Laura Etherton, The speaker for OSPIRG Foundation – a nonprofit that has been working on medical costs – said the increase “will likely drive more Regence customers (to either drop out or move toward more high-deductible policies (“benefit buydown,” in the lingo), further destabilizing the health insurance market. Regence has increased insurance rates by double digits every year of the last decade, while enrollment dropped. (Regence downplayed the dropout effect of a rate increase and suggested enrollment should remain stable; OSPRIG said that 43,000 customers have dropped out over the last decade or so, from a peak of more than 100,000.

(Start here for more of the OSPIRG’s research, which is extensive, here.)

Because of the tendency of insurers to avoid non-health people, “If you’re sick (with pre-existing condition) you’re pretty much stuck here” while healthier employees would be more able to move – or opt out of insurance. Among other things, that will make the Regence clientele progressively “sicker” – more expensive too. (And presumably an ever higher rate increase next time around.)

OSPIRG figured that Regence spends a little under 80% of its income for cost payout, with the largest chunk of the rest going for administration. “Regence is financially on good footing,” she said.

The group praised state regulators for requiring insurers to declare what they were doing to cu costs while maintaining quality. As to providing specifics, she said, Regence said that it could not – was “all but impossible” – to break out specific savings.

“Its not good for Oregonians’ health or their family budgets,” Etherton said.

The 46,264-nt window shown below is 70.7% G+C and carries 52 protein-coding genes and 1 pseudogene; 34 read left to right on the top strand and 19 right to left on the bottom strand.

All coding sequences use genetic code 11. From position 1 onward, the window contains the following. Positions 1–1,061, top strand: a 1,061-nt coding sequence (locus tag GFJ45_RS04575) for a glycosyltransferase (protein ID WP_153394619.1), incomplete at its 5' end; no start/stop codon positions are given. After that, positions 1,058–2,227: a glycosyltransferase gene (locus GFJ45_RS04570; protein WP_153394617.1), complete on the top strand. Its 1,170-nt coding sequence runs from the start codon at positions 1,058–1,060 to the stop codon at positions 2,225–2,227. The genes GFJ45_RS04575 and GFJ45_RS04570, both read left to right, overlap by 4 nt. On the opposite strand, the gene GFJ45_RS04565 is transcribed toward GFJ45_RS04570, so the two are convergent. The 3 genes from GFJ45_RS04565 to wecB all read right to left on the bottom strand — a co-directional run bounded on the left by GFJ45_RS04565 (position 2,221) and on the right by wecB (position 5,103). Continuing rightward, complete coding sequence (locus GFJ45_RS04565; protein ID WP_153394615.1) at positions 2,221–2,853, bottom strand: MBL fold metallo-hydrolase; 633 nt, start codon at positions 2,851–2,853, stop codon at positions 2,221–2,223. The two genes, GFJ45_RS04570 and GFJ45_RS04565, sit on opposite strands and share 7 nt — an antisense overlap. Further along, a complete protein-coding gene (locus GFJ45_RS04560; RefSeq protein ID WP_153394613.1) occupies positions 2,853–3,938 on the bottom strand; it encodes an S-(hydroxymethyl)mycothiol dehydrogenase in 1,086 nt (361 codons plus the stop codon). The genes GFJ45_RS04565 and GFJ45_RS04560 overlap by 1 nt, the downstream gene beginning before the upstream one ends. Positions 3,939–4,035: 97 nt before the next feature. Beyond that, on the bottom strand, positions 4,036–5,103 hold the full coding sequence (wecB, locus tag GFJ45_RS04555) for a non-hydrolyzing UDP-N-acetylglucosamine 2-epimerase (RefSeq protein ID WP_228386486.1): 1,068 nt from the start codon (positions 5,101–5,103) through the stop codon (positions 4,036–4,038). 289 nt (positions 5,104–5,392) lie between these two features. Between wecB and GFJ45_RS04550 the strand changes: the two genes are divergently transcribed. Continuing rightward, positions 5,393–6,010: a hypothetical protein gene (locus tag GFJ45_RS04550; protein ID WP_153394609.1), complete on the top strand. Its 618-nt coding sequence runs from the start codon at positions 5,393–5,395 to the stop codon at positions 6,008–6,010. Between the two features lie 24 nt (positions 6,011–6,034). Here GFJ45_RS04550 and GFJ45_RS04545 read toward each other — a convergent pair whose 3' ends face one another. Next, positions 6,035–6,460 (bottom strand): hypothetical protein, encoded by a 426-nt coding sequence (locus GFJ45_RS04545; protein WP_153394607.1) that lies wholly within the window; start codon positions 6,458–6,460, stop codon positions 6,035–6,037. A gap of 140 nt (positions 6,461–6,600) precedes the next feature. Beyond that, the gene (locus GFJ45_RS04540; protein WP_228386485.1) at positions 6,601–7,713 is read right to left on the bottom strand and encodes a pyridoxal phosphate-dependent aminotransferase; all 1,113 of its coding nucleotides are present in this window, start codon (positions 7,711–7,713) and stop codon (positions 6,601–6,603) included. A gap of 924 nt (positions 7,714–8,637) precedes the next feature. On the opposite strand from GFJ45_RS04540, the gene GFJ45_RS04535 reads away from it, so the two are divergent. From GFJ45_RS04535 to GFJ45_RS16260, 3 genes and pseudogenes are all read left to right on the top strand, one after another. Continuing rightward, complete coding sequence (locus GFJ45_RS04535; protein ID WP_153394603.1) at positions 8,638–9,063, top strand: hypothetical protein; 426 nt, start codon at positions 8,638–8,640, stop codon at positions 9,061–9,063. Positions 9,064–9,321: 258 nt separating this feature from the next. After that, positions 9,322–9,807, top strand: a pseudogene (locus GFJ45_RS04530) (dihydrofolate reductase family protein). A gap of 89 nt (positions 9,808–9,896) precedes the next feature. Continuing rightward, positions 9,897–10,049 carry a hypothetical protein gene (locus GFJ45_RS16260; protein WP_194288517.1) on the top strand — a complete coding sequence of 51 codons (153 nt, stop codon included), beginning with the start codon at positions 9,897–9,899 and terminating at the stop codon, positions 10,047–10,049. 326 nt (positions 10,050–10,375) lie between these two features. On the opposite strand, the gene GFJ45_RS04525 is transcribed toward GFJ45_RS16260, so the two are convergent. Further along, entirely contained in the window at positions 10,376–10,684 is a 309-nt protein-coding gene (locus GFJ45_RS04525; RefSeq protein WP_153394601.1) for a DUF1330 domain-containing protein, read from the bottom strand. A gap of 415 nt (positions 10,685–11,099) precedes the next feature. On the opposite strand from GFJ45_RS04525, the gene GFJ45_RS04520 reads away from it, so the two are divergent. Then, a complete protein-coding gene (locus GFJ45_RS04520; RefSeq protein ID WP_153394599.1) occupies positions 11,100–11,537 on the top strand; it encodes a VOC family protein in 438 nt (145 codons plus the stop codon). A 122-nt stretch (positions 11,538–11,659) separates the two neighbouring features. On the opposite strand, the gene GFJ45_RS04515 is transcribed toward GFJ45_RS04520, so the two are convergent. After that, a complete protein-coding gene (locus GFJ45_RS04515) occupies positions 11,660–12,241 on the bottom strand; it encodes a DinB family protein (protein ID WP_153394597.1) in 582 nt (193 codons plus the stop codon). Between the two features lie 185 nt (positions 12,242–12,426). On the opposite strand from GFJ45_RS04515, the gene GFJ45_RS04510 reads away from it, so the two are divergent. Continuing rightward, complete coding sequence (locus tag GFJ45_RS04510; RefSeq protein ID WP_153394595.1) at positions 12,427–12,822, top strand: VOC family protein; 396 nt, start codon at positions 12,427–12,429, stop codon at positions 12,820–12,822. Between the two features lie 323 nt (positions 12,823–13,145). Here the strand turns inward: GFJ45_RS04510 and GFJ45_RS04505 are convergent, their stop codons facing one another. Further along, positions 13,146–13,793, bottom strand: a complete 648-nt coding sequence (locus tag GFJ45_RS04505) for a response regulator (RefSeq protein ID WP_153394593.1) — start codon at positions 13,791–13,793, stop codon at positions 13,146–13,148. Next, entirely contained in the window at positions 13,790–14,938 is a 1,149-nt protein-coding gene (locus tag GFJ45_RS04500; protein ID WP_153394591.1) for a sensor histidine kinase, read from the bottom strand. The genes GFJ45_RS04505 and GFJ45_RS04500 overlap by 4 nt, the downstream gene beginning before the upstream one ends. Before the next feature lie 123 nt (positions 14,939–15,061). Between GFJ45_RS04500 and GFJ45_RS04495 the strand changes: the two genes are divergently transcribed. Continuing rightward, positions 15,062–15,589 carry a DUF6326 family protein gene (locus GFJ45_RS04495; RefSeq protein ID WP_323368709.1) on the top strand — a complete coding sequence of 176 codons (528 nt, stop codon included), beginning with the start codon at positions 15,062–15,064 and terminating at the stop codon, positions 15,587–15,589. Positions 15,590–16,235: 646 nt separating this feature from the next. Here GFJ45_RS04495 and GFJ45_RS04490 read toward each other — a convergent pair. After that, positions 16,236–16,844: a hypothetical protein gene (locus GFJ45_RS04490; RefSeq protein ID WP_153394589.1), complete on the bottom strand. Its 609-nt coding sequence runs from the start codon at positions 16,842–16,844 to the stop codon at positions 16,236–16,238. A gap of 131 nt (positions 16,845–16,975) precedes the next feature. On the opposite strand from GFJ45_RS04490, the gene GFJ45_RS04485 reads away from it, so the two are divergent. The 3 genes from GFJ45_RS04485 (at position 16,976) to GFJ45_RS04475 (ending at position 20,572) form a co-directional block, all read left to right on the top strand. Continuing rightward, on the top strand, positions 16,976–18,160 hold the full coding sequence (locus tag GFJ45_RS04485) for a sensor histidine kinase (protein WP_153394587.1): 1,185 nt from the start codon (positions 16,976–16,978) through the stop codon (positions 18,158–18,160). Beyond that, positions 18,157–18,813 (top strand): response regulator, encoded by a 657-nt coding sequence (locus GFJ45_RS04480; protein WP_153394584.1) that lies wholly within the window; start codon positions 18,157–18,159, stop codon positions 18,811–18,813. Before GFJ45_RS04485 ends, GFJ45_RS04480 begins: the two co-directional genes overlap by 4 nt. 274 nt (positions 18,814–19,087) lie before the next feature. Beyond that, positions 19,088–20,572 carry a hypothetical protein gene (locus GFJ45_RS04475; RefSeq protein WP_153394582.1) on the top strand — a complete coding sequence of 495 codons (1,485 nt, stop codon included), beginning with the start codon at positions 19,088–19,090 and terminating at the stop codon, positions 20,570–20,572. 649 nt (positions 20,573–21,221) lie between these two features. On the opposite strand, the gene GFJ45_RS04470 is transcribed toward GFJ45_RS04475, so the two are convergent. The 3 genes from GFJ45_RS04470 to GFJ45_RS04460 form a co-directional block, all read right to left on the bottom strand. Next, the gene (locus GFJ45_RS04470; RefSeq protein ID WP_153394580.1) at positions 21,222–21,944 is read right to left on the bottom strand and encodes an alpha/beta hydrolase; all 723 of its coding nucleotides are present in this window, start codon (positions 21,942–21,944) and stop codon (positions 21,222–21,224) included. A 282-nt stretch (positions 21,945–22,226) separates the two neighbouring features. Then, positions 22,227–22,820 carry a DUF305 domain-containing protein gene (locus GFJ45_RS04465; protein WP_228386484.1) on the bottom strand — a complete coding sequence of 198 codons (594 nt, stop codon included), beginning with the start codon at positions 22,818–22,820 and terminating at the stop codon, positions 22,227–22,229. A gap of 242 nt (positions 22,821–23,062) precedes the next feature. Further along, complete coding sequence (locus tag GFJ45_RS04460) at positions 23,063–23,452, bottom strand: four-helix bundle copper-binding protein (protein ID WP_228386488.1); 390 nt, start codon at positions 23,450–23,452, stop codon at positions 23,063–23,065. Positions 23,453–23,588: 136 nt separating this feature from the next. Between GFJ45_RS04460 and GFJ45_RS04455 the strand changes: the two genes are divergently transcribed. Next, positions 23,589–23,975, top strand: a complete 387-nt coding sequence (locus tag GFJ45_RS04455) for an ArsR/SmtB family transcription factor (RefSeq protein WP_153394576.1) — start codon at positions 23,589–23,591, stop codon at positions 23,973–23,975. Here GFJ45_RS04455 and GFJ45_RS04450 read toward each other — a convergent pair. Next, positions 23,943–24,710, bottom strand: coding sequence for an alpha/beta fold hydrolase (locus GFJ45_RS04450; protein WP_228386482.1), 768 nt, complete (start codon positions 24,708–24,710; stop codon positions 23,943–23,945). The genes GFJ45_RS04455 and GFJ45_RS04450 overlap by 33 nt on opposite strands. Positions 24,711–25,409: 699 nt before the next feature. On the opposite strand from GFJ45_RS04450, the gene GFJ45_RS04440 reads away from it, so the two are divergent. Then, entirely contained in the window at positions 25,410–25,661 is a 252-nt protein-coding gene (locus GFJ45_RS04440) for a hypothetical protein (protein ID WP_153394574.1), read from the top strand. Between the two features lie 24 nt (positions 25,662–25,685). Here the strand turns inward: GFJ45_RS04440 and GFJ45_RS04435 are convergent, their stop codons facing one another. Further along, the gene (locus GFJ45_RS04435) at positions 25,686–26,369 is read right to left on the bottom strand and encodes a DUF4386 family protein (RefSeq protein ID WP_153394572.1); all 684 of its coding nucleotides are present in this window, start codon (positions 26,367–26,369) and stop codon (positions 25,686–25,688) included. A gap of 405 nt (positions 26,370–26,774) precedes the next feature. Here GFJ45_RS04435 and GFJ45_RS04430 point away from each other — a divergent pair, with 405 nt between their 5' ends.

The public was, as you might expect, overwhelmingly opposed to the increase. (One, a retired nurse, drew applause and laughter with the note that although Regence is a nonprofit, “its speakers are the more expensively dressed people in the room.”)

One physician elegantly commented, “We all know that just because you’re not for profit doesn’t mean you’re against it.” More darkly: “Each of us is one serious illness away from bankruptcy,” he warned, and a 22% rate increase will make that worse.

Regence employees were scattered through the public section as well (enough of them that the audience began to groan). As you might expect, they did not bolt the reservation, though there were a few non-corporate views. One acknowledged, “It’s clearly not a sustainable model.” She said the insurer is working on cost containment; but again not including many specifics. (One made the pitch, “I am an unabashed supporter of President Obama.”)

The question coming foremost to mind here after listening to all of it was this … if the current health insurance model, if its business premises, are inherently unstable and unsustainble – and no one present, really (some blue-sky comments from Regence notwothstanding), seemed to argue that it is not – then is it time we start looking serious toward an entirely new model? Or, in the alternative, force our larger population to cling on to a slowly sinking ship?